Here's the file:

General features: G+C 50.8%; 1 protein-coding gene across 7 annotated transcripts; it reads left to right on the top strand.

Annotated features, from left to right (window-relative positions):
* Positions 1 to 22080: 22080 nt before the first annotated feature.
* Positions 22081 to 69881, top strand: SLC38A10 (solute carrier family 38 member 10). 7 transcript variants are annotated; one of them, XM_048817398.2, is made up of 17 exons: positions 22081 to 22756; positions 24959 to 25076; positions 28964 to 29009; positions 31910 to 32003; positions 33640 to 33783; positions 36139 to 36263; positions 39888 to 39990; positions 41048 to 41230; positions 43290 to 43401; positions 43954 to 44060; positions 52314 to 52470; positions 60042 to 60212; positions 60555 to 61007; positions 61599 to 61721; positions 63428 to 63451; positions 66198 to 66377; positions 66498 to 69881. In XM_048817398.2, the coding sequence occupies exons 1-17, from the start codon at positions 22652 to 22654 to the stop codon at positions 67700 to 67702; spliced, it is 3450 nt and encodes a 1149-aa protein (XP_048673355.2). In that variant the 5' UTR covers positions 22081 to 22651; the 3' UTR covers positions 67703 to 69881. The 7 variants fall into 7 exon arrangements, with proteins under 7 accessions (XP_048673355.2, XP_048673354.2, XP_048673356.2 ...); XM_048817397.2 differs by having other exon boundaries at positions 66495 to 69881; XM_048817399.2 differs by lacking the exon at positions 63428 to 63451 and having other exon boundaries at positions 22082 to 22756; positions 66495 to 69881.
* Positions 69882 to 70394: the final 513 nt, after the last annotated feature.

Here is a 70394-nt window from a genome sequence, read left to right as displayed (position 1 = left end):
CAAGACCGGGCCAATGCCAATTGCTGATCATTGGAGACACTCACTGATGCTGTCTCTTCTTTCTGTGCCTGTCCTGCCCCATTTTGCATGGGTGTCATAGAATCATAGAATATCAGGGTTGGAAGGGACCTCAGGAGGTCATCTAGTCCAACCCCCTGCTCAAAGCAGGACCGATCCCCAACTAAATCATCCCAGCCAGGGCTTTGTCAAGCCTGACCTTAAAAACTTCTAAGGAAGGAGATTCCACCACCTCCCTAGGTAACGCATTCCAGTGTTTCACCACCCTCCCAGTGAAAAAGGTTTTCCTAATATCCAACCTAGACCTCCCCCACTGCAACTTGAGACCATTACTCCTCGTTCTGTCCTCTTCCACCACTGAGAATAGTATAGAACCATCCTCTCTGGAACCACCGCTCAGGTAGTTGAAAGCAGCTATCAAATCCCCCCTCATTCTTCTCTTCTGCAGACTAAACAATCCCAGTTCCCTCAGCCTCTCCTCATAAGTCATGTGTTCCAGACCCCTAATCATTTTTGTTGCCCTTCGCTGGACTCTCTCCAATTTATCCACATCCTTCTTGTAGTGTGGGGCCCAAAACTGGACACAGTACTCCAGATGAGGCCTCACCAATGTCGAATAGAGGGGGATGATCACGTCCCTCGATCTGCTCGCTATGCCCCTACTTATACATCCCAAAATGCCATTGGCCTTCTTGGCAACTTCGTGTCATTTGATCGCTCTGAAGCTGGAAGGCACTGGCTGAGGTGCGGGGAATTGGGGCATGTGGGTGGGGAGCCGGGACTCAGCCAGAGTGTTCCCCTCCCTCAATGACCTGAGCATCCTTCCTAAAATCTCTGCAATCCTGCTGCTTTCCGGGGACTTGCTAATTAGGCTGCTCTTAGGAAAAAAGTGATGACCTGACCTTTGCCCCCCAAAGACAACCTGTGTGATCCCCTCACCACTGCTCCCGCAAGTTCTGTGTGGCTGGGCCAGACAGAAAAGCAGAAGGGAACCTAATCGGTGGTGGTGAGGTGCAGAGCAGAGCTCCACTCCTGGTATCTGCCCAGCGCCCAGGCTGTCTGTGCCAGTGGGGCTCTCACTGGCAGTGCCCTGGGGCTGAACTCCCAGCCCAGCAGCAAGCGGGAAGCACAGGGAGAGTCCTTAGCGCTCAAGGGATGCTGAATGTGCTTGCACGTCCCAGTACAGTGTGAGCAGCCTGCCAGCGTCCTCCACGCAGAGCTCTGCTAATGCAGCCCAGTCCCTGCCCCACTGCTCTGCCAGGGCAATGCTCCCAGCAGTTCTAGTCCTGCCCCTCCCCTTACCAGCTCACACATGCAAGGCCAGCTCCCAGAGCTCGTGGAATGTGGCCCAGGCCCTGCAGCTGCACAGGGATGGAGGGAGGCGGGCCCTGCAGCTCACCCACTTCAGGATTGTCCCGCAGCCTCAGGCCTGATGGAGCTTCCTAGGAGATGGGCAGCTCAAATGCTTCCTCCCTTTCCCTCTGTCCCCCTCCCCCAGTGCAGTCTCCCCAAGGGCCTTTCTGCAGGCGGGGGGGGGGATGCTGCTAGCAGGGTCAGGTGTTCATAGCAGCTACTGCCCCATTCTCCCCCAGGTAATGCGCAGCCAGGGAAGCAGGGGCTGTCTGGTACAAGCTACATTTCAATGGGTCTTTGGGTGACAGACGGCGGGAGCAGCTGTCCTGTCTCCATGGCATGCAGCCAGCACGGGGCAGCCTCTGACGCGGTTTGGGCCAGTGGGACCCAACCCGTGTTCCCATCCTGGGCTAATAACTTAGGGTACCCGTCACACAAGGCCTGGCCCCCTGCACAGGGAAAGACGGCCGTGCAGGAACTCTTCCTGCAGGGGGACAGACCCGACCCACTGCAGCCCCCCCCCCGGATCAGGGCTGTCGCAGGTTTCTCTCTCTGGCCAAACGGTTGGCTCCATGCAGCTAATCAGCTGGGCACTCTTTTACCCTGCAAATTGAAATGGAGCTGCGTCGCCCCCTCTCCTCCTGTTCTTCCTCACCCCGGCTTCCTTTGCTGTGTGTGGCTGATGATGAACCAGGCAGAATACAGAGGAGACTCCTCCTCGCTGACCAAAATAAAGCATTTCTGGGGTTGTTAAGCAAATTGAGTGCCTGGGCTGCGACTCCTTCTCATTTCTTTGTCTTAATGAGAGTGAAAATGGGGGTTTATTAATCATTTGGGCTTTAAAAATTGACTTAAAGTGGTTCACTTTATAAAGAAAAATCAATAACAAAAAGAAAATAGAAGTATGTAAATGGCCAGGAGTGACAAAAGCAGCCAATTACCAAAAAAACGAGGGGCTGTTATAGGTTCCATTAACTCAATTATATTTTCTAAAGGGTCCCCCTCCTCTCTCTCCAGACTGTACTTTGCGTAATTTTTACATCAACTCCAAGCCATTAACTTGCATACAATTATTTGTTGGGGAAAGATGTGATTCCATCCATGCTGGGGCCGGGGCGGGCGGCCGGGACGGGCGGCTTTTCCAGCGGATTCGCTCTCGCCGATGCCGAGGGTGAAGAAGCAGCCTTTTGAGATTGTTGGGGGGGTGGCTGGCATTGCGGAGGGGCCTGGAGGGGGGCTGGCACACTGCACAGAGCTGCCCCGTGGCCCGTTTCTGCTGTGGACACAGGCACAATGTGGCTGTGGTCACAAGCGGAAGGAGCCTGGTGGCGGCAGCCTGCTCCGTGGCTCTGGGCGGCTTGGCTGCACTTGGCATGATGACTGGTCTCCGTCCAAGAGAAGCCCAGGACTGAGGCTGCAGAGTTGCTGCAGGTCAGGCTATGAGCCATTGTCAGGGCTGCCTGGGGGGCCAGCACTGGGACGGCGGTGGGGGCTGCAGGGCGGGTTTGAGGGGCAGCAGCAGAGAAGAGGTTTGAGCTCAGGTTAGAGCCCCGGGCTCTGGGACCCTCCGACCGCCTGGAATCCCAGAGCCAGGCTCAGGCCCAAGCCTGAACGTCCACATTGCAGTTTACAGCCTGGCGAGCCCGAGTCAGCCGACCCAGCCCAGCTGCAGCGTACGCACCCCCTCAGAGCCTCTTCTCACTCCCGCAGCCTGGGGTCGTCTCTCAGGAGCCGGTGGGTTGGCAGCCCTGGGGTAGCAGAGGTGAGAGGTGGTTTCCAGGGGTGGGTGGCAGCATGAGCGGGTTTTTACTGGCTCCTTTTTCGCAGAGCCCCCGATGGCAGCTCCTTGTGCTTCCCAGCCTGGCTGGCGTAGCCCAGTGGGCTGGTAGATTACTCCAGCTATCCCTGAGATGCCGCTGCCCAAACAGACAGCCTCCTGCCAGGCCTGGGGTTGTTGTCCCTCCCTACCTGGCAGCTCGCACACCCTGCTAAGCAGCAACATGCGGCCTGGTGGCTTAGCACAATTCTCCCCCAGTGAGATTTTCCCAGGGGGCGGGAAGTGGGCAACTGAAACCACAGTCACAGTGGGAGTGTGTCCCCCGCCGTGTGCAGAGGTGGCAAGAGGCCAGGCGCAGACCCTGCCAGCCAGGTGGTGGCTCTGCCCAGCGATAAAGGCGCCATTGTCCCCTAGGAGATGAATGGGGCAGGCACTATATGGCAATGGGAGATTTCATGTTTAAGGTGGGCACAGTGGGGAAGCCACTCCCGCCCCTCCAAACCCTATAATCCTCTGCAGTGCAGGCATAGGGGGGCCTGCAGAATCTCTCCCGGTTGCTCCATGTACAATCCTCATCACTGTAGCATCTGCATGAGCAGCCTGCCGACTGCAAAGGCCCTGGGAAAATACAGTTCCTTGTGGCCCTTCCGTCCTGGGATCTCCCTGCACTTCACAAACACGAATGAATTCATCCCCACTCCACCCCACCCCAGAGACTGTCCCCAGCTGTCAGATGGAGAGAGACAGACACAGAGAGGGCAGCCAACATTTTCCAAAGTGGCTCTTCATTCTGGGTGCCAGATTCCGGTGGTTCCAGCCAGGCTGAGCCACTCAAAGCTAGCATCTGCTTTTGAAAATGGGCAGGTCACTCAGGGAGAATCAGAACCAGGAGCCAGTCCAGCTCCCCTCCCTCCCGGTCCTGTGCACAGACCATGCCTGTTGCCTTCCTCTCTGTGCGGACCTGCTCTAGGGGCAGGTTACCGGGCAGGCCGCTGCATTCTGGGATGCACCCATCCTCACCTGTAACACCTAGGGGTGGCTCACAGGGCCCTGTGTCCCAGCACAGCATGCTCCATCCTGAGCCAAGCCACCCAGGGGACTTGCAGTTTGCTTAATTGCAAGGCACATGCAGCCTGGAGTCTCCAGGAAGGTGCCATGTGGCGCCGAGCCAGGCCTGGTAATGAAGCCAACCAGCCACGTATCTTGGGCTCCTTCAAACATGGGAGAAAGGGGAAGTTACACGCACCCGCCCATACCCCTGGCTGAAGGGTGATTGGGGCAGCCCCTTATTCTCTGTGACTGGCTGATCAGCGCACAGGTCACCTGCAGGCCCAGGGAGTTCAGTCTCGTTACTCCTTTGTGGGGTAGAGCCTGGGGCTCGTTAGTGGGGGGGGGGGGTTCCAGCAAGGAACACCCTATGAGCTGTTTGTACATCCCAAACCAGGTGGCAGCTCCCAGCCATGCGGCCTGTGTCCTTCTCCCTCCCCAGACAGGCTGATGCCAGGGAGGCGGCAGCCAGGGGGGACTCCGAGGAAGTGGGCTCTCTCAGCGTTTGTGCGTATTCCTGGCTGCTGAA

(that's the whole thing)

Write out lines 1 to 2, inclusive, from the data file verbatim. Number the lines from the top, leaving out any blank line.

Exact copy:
General features: G+C 50.8%; 1 protein-coding gene across 7 annotated transcripts; it reads left to right on the top strand.

Annotated features, from left to right (window-relative positions):